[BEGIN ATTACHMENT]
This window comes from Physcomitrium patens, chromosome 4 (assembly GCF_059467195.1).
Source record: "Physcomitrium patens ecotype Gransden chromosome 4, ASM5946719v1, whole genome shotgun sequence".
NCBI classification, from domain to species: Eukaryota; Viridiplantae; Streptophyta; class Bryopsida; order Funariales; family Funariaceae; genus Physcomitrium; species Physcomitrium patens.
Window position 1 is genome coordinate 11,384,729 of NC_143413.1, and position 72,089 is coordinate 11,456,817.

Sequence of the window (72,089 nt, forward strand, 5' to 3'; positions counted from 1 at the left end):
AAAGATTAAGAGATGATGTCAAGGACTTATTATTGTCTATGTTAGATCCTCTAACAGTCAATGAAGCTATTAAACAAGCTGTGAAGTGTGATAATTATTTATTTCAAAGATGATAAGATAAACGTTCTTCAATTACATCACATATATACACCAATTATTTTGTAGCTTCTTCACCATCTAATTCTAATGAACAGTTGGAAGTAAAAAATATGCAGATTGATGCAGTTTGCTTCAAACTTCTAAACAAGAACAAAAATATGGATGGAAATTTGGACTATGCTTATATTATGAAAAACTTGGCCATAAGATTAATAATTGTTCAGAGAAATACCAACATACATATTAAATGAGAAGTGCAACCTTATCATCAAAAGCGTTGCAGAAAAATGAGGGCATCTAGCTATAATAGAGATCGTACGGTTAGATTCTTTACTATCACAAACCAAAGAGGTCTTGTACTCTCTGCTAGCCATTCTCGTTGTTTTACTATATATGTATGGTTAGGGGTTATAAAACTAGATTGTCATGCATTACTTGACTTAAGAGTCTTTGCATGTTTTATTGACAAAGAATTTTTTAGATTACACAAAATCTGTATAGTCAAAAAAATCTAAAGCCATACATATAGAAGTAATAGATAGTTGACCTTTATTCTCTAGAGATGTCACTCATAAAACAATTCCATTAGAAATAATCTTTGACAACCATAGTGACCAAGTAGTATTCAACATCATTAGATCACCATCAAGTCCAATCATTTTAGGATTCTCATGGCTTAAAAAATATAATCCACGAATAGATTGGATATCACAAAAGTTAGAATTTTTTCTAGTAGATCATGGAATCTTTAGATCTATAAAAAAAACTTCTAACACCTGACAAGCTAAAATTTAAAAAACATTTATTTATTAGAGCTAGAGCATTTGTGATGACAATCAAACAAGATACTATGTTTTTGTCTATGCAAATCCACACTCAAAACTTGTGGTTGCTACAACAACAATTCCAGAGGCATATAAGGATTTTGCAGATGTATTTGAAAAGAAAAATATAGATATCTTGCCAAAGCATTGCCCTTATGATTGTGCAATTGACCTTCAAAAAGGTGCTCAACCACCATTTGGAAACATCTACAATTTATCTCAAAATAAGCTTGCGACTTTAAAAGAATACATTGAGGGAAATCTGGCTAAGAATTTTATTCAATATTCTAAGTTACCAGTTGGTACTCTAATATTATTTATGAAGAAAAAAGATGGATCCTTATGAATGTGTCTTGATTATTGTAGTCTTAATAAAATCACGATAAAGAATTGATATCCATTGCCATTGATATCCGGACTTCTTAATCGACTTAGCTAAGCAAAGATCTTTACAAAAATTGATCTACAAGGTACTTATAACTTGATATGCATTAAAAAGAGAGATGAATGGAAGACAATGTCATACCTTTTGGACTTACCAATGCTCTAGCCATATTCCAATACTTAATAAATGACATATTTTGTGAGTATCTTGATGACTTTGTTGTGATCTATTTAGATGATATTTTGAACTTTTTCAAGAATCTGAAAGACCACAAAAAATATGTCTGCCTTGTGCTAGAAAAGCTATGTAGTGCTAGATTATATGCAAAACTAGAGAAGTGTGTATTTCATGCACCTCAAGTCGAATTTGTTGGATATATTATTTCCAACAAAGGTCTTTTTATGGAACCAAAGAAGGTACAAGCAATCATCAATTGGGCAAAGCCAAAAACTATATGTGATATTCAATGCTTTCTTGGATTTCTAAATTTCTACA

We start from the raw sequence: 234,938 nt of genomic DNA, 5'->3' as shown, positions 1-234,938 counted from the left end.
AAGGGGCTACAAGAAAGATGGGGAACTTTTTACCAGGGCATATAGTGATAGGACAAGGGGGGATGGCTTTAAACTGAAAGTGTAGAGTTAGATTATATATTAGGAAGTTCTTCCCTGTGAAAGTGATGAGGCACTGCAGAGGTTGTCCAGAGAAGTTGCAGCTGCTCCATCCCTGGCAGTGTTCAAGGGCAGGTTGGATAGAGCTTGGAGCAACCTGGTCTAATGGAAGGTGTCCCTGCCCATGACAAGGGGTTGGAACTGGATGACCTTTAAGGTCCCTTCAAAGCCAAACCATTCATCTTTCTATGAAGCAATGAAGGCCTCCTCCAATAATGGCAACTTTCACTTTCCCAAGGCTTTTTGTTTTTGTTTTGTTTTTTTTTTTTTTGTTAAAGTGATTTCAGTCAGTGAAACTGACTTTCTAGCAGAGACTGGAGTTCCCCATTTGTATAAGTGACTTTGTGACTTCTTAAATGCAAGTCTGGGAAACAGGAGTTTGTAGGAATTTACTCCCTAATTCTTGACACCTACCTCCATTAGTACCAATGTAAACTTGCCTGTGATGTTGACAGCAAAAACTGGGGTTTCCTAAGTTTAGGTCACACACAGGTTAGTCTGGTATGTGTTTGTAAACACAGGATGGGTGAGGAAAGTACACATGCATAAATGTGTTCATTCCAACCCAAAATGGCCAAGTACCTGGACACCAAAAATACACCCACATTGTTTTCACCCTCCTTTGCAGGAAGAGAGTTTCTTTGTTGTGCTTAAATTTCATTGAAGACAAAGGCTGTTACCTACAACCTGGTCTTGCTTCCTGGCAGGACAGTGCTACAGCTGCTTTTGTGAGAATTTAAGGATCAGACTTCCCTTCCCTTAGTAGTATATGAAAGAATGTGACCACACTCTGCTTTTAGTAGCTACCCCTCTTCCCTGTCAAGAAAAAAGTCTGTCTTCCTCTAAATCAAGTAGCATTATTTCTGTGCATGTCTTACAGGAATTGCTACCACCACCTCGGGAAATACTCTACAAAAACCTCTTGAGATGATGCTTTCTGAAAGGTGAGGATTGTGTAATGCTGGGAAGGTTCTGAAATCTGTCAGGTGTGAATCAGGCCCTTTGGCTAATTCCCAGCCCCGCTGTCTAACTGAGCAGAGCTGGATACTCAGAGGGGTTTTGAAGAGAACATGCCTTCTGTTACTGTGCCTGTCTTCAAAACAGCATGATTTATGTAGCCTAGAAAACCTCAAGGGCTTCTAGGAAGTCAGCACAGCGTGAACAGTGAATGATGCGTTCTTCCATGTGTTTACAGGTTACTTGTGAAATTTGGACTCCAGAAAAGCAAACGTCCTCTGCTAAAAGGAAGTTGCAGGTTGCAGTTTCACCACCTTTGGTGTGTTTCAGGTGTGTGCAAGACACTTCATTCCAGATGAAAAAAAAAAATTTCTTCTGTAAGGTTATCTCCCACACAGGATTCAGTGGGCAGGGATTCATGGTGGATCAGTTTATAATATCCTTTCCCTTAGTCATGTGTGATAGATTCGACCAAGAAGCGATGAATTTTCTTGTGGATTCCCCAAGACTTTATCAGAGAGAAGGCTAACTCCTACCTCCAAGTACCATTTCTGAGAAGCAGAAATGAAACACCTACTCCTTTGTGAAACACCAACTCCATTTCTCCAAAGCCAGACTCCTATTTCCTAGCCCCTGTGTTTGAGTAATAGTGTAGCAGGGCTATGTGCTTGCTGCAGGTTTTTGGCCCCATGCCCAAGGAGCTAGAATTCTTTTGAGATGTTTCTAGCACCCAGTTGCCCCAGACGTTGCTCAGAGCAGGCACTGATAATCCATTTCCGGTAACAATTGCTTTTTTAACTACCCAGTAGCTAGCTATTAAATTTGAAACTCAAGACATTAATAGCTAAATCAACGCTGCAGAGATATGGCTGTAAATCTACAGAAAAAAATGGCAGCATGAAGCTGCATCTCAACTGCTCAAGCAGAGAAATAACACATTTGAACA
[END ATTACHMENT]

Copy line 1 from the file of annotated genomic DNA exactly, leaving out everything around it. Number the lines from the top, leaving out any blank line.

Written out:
This window comes from Physcomitrium patens, chromosome 4 (assembly GCF_059467195.1).